Why I'm Dreading My First Birthday Without My Mom
I lost my mom in October of 2018. It was a devastating blow to my world from which I don’t think I’ll ever recover. But I had to keep moving for the sake of my family, and my first task at hand was getting through the dreaded holidays for the first time in my life without my mom. Excruciatingly, the first holiday to overcome came mere hours after I saw my mom take her last breath.
I woke up with red, puffy eyes early that next morning to celebrate the birth of my first born. She was turning four and I had to be excited. Then Halloween came and all I wanted to do was show my mom how cute my kids were in their superhero costumes. And at Thanksgiving, my mom was noticeably absent from our regular family get together and the usual laughter and merriment were at a minimum. Christmas was next and, as expected, was incredibly painful. Every ornament I put on the tree and every Christmas carol I sang was like a punch to my motherless gut.
But the day that I’m dreading the most will be here in just a few short days. It’s my birthday.
I spent my first 30 birthdays excited to celebrate myself. I always looked forward to the “happy birthdays,” the over the top meals and drinks, and indulging in a yellow cake with chocolate icing that my grandma makes for me every year. Birthdays were all about me. That is, until I had a baby. On October 19, 2014 birthdays took on a whole new meaning. On that beautiful fall day in Washington, DC, I wobbled into the hospital having no true realization what was about to happen.
Don’t get me wrong, I know how babies are born. But never having done it before, I didn’t know just how much that one instant would change me. The experience of bringing another human being into this world is like no other. You don’t have to be religious or spiritual to know that what just happened was otherworldly. I’m sure that same feeling translates to babies born by surrogates or when adoptive parents see their child for the very first time.
And it was at this moment that I realized that my birthday was not solely about me. My birthday is about me and my mom. Sure, my dad was there too and obviously had a very important role in the whole baby making process. And he was next to my mom the moment I was born and he was by our sides ever since. But I came into this world through my mom. She endured the physical pain and trauma to get me into this world and experienced the euphoria when I finally arrived just as I had with my own children.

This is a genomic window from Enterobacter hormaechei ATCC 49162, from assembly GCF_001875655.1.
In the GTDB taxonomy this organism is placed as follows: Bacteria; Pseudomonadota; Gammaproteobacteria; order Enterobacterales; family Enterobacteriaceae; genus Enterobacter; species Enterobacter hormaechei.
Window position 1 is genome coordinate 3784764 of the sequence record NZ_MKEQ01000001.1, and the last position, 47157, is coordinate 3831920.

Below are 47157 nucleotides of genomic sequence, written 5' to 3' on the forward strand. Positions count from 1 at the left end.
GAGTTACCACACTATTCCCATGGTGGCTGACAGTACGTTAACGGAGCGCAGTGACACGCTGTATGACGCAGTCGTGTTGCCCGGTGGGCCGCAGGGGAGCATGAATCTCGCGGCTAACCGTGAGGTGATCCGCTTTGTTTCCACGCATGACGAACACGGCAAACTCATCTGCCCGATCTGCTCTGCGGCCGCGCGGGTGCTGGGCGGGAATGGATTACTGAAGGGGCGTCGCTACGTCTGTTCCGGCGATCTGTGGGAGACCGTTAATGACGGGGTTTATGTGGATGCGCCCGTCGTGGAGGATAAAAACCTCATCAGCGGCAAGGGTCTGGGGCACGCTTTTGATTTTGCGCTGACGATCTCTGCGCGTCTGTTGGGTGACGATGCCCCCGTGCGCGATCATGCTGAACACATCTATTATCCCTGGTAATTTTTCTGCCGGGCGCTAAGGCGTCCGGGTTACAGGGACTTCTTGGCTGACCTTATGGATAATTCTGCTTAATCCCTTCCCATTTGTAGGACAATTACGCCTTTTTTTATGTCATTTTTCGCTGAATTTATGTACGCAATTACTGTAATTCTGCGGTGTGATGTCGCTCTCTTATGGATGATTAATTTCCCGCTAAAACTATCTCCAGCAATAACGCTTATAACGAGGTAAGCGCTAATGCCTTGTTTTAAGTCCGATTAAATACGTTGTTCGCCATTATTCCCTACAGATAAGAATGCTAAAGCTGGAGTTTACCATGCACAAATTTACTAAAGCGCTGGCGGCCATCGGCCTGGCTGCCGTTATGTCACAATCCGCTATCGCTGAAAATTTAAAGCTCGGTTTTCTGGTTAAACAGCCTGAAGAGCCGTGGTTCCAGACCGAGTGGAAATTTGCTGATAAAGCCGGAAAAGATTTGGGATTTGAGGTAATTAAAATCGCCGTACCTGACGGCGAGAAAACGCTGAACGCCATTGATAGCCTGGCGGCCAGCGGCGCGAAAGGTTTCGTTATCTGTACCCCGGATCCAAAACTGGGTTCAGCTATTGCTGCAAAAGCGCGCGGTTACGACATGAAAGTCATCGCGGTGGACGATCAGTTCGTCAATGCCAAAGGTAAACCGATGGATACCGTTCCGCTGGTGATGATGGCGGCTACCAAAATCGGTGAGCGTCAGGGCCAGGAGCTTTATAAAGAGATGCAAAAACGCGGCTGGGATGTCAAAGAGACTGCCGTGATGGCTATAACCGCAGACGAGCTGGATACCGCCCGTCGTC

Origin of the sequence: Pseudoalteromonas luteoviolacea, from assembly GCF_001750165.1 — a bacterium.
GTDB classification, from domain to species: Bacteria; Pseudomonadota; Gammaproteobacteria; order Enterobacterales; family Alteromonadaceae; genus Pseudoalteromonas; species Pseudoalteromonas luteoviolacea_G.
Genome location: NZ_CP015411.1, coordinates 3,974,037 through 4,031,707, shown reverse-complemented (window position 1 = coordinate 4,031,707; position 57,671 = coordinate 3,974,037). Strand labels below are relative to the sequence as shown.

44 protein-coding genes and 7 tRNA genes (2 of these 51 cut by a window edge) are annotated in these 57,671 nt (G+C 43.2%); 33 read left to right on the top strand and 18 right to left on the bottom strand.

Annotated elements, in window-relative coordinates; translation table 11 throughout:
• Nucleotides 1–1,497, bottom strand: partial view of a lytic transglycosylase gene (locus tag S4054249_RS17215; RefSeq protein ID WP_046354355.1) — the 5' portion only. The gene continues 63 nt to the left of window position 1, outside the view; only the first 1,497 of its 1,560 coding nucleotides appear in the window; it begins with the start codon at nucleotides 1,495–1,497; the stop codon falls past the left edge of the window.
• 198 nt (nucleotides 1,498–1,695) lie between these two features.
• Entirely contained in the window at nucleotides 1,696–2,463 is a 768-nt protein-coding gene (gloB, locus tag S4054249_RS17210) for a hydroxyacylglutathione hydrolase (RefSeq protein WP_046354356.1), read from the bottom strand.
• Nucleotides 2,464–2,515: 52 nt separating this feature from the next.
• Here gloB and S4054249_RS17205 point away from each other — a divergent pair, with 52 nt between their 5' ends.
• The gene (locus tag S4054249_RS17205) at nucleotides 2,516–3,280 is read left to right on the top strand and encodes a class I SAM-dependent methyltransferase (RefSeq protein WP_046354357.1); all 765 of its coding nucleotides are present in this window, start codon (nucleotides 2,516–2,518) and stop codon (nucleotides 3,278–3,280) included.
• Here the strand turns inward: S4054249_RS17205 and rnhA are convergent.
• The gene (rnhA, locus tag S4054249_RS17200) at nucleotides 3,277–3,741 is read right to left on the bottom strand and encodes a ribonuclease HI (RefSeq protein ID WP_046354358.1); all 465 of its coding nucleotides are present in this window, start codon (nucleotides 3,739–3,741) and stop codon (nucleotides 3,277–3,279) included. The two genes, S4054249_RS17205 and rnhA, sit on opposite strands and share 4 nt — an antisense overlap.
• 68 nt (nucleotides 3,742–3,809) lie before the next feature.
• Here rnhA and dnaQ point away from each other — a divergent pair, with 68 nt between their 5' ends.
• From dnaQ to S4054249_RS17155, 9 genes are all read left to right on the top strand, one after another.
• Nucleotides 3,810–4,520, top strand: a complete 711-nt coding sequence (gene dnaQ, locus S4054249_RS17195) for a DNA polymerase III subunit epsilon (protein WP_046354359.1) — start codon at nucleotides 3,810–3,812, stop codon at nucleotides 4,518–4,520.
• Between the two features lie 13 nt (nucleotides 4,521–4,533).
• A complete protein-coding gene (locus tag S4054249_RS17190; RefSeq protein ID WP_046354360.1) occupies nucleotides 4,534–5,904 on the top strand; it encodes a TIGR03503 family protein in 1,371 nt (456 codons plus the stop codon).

So, on my 31st birthday, I was busy taking care of a four-month-old baby and I no longer cared about the happy birthdays or the over-the-top meals and drinks (though I definitely indulged in that cake). On my 31st birthday, I thanked my mom. I knew then that all those years that I was celebrating myself she was celebrating us. She was celebrating the fact that we shared this very special, life changing day together. She probably had mixed emotions the day before each of my birthdays just like I do the day before my daughter’s birthday and the day before my son’s birthday.
My husband laughs because I come down the stairs crying after I’ve put them to bed for the last time as a “whatever-year-old.” I cry because another year of snuggles has gone by. I cry because they are one year closer to becoming independent adults who no longer need their mother. I cry because being a parent is hard and I wonder if I’m doing it correctly. I cry because I’m proud of who they are and I’m excited to see them grow. My children will probably never know the emotion I feel on their birthday until they are a parent themselves.
So in a few days I will have made it another year around the sun. My dad will call me early knowing that I’ll already be missing my mom. My brother will send me extra funny memes all day because that’s what we do. My husband and kids will shower me with kisses and hugs. And my son and daughter will be so excited to blow out the candles on my yellow cake with chocolate icing made by my grandma. I will be grateful for another year on this planet.
But I will miss my mom. Because on that day 35 years ago, she and I experienced something together that only we could.